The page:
Third graders' metalinguistic skills, reading skills, and stress production in derived English words


Purpose: This study examined relationships between 3rd graders' metalinguistic skills (phonological and morphological awareness), reading skills (decoding and word identification), and accurate stress production in derived words with stress-changing suffixes. Method: Seventy-six typically developing 3rd-grade children (M = 8;8[years;months]) participated in a battery of tests measuring general oral language ability, phonological and morphological awareness skills, reading skills, and derived word production. Results: Significant positive correlations between stress accuracy in derived words and all other measures were found. Two multiple regressions were run, one with stress accuracy as the outcome variable and the other with decoding as the outcome variable. Metalinguistic and decoding skills independently accounted for a significant proportion of the variance in derived word stress production beyond that accounted for by age and general oral language ability. When decoding was the outcome variable, accurate stress production explained a significant amount of variance (11%) after phonological and morphological awareness were controlled. Conclusion: The relationship between accurate stress production and decoding appears to be strong and bidirectional. Possibly, the stress accuracy measure taps into another level of phonological awareness (i.e., morphophonological awareness), which develops later than typical segmental measures of phonological awareness. © American Speech-Language-Hearing Association.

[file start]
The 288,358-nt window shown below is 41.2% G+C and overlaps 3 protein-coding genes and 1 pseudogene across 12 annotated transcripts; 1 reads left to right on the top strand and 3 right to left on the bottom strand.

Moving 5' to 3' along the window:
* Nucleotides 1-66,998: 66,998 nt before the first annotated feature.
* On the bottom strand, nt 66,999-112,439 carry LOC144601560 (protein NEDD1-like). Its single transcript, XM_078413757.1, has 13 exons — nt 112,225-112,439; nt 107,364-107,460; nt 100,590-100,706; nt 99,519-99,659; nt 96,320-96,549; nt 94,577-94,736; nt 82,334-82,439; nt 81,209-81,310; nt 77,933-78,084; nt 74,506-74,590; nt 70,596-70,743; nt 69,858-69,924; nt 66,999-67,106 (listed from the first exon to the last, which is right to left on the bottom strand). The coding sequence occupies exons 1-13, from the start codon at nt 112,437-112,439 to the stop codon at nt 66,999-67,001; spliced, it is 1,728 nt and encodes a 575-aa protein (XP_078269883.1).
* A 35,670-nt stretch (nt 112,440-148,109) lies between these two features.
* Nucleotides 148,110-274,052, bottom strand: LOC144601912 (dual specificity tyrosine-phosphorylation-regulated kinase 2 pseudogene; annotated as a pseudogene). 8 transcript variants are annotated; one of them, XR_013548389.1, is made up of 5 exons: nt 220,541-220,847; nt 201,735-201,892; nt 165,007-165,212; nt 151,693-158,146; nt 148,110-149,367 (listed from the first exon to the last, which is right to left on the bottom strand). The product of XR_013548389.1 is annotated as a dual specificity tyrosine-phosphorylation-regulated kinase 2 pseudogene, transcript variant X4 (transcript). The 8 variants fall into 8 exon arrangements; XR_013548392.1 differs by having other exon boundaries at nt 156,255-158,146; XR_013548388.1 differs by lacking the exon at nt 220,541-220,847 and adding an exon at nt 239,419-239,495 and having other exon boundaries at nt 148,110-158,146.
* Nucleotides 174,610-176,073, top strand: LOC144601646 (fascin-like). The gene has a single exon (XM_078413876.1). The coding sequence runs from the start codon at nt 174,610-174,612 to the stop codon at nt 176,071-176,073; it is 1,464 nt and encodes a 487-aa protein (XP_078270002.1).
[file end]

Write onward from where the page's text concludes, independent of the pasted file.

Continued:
Publication Title

Journal of Speech, Language, and Hearing Research